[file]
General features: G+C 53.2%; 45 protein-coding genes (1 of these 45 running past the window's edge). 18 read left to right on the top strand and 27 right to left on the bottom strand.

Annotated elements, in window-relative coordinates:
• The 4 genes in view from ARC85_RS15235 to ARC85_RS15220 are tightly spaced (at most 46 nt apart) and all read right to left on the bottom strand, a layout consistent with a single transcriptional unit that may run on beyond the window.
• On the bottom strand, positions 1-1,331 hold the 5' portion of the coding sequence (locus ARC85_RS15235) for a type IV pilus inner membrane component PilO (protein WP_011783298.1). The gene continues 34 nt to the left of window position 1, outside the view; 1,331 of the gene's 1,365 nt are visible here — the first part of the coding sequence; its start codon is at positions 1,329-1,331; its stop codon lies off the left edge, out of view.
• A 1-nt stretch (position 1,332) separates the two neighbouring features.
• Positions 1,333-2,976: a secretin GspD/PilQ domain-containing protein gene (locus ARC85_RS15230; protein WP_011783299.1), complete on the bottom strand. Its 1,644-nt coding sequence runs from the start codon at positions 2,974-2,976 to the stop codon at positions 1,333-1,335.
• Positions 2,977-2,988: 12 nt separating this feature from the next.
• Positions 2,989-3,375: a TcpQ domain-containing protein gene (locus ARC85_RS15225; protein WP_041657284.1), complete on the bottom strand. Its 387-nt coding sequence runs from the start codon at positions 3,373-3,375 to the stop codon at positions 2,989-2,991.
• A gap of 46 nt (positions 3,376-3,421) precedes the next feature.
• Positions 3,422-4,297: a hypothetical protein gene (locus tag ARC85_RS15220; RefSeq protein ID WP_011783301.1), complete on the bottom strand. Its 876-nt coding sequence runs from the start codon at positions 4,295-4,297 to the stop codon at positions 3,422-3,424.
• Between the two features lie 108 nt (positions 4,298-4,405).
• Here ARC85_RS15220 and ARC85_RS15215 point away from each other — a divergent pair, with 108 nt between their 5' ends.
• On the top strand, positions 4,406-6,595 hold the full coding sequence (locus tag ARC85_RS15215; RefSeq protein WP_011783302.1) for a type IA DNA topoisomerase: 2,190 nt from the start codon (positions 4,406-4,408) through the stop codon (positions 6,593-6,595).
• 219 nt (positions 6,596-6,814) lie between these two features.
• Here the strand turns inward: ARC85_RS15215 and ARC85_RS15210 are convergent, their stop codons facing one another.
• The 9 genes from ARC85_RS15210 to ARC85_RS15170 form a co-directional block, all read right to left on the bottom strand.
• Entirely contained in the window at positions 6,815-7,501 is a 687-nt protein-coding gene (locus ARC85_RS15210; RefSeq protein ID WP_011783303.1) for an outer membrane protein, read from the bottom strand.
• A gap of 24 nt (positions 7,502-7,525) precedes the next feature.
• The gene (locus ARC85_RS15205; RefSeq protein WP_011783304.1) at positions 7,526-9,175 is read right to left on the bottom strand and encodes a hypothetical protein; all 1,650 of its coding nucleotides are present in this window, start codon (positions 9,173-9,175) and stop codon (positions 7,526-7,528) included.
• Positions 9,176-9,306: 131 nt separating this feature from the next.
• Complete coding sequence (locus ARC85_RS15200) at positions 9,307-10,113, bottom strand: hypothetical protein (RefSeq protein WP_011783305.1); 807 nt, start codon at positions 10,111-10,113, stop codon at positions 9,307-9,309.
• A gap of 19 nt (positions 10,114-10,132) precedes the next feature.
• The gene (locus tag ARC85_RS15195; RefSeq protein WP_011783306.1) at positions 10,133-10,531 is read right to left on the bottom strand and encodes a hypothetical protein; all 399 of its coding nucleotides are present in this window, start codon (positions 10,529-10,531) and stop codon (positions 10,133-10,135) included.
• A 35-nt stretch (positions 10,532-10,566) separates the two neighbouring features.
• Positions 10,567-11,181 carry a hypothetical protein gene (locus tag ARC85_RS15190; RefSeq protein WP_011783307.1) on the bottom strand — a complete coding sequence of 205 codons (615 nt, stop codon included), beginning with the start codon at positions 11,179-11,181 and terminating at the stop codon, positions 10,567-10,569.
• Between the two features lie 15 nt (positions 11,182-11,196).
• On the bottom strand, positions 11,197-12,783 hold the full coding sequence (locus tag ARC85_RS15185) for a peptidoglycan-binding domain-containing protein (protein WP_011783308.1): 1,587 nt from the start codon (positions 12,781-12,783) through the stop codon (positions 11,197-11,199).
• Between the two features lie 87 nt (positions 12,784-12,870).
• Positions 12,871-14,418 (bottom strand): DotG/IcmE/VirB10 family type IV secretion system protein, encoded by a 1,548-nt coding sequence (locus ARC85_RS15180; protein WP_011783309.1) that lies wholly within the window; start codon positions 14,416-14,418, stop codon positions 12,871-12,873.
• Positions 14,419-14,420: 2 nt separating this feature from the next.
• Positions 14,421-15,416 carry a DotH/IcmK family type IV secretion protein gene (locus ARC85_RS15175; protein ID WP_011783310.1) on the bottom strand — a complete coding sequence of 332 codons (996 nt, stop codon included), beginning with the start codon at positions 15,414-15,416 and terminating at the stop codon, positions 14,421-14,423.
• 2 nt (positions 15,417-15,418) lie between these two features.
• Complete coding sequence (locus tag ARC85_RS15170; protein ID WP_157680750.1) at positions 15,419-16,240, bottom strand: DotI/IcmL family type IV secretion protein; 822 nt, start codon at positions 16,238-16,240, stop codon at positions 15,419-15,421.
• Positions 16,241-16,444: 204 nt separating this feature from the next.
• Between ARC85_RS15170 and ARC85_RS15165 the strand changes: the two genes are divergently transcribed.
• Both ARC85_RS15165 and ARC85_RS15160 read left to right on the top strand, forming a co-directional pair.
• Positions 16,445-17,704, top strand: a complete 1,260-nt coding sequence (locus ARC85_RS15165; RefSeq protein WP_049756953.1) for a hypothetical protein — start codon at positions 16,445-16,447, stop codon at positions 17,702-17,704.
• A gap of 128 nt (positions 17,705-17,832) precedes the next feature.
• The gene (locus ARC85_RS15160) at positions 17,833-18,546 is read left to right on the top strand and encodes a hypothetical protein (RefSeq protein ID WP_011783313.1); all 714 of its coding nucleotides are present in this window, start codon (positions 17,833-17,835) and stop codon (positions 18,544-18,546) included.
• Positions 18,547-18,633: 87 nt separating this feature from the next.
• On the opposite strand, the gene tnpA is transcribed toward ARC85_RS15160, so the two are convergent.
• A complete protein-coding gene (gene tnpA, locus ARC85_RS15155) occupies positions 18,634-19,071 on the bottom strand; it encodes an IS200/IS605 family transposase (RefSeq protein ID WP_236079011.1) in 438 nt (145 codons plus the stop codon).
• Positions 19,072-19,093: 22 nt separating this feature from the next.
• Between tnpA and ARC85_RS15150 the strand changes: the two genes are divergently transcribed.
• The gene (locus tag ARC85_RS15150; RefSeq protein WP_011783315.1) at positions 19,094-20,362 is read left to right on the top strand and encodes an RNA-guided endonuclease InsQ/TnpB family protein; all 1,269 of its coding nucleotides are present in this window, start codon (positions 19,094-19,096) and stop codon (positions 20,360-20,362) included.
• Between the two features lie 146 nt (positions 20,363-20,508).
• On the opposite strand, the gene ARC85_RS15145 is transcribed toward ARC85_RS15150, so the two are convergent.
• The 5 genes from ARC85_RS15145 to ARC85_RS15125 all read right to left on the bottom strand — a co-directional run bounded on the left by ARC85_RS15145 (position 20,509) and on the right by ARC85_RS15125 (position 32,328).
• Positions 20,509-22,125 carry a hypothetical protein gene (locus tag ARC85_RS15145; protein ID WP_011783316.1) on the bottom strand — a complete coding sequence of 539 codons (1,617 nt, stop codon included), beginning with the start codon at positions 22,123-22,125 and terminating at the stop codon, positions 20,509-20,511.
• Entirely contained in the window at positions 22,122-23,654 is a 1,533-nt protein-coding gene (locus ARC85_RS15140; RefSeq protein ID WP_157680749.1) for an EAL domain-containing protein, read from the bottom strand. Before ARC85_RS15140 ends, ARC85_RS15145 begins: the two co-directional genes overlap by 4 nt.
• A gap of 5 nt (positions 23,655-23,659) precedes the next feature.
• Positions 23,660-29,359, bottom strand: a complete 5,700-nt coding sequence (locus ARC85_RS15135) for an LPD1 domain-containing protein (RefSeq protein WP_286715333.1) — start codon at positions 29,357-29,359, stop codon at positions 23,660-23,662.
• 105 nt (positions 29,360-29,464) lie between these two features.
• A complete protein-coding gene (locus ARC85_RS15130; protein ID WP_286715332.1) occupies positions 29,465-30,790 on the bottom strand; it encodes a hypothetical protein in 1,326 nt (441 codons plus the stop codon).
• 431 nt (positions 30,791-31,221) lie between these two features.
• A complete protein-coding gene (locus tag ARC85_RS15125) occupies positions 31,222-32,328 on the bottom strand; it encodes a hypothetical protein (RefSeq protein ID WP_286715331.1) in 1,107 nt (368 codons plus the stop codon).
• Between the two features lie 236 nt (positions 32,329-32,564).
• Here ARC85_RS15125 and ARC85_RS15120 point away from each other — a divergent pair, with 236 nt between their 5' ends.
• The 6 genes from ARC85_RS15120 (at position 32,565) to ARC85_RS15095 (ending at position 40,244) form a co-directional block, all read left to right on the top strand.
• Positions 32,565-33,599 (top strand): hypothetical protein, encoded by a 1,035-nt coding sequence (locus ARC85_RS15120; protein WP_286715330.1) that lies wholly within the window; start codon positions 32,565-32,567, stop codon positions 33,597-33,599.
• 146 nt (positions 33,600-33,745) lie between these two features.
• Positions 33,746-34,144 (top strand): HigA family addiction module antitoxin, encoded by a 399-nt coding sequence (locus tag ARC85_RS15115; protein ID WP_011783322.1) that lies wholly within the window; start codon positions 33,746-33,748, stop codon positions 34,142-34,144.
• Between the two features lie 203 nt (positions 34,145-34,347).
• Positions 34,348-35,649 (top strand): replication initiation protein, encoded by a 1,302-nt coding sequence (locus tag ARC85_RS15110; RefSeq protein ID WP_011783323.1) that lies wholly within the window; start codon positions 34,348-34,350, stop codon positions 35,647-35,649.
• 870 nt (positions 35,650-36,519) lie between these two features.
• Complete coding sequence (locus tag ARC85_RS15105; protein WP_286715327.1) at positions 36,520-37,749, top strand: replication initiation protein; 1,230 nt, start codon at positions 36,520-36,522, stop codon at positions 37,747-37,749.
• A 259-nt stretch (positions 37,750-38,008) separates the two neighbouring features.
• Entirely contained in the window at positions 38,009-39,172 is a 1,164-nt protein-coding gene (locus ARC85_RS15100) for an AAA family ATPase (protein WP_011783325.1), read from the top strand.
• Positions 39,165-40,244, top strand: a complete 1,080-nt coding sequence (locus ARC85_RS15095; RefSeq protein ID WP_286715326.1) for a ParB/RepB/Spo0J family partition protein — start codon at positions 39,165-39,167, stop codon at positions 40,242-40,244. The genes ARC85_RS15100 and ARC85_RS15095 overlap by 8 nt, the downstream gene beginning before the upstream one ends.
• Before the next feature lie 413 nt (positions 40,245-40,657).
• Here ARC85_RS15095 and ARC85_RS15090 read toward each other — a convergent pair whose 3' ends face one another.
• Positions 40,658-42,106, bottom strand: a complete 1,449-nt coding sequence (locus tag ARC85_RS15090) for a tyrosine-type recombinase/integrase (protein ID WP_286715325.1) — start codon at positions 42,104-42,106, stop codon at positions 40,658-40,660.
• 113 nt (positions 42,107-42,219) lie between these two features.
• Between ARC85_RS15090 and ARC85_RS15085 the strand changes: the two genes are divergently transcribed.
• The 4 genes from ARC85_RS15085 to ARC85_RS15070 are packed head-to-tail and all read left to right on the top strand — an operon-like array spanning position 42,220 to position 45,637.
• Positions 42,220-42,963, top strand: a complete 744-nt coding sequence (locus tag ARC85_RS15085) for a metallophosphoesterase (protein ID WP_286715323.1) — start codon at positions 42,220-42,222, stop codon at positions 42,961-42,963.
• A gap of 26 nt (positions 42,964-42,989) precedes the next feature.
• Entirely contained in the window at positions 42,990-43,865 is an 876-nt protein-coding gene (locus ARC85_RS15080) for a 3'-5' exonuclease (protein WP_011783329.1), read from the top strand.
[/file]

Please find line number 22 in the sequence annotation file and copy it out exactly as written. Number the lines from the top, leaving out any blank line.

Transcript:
• A gap of 19 nt (positions 10,114-10,132) precedes the next feature.